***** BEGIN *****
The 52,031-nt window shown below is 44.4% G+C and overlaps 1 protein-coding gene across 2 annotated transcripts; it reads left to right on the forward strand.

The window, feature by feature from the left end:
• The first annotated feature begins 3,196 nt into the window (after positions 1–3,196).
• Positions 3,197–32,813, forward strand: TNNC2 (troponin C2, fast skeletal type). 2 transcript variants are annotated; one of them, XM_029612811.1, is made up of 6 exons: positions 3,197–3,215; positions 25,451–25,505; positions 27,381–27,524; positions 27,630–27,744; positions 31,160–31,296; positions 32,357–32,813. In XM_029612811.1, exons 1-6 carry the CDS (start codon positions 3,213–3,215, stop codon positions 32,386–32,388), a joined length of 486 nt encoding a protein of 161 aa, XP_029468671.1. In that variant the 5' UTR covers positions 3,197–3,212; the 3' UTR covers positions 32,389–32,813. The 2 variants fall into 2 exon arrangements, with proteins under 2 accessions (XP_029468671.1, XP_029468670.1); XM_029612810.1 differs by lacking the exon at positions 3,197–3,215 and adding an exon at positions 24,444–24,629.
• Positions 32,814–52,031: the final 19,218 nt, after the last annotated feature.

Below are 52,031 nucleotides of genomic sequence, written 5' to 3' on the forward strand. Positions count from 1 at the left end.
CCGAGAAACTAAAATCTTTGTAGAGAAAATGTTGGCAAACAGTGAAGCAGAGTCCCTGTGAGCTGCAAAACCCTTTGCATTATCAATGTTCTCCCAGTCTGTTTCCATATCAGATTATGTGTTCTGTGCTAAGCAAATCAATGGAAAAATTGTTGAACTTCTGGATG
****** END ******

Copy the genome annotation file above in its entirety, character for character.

The 52,031-nt window shown below is 44.4% G+C and overlaps 1 protein-coding gene across 2 annotated transcripts; it reads left to right on the forward strand.

The window, feature by feature from the left end:
• The first annotated feature begins 3,196 nt into the window (after positions 1–3,196).
• Positions 3,197–32,813, forward strand: TNNC2 (troponin C2, fast skeletal type). 2 transcript variants are annotated; one of them, XM_029612811.1, is made up of 6 exons: positions 3,197–3,215; positions 25,451–25,505; positions 27,381–27,524; positions 27,630–27,744; positions 31,160–31,296; positions 32,357–32,813. In XM_029612811.1, exons 1-6 carry the CDS (start codon positions 3,213–3,215, stop codon positions 32,386–32,388), a joined length of 486 nt encoding a protein of 161 aa, XP_029468671.1. In that variant the 5' UTR covers positions 3,197–3,212; the 3' UTR covers positions 32,389–32,813. The 2 variants fall into 2 exon arrangements, with proteins under 2 accessions (XP_029468671.1, XP_029468670.1); XM_029612810.1 differs by lacking the exon at positions 3,197–3,215 and adding an exon at positions 24,444–24,629.
• Positions 32,814–52,031: the final 19,218 nt, after the last annotated feature.

Below are 52,031 nucleotides of genomic sequence, written 5' to 3' on the forward strand. Positions count from 1 at the left end.
CCGAGAAACTAAAATCTTTGTAGAGAAAATGTTGGCAAACAGTGAAGCAGAGTCCCTGTGAGCTGCAAAACCCTTTGCATTATCAATGTTCTCCCAGTCTGTTTCCATATCAGATTATGTGTTCTGTGCTAAGCAAATCAATGGAAAAATTGTTGAACTTCTGGATG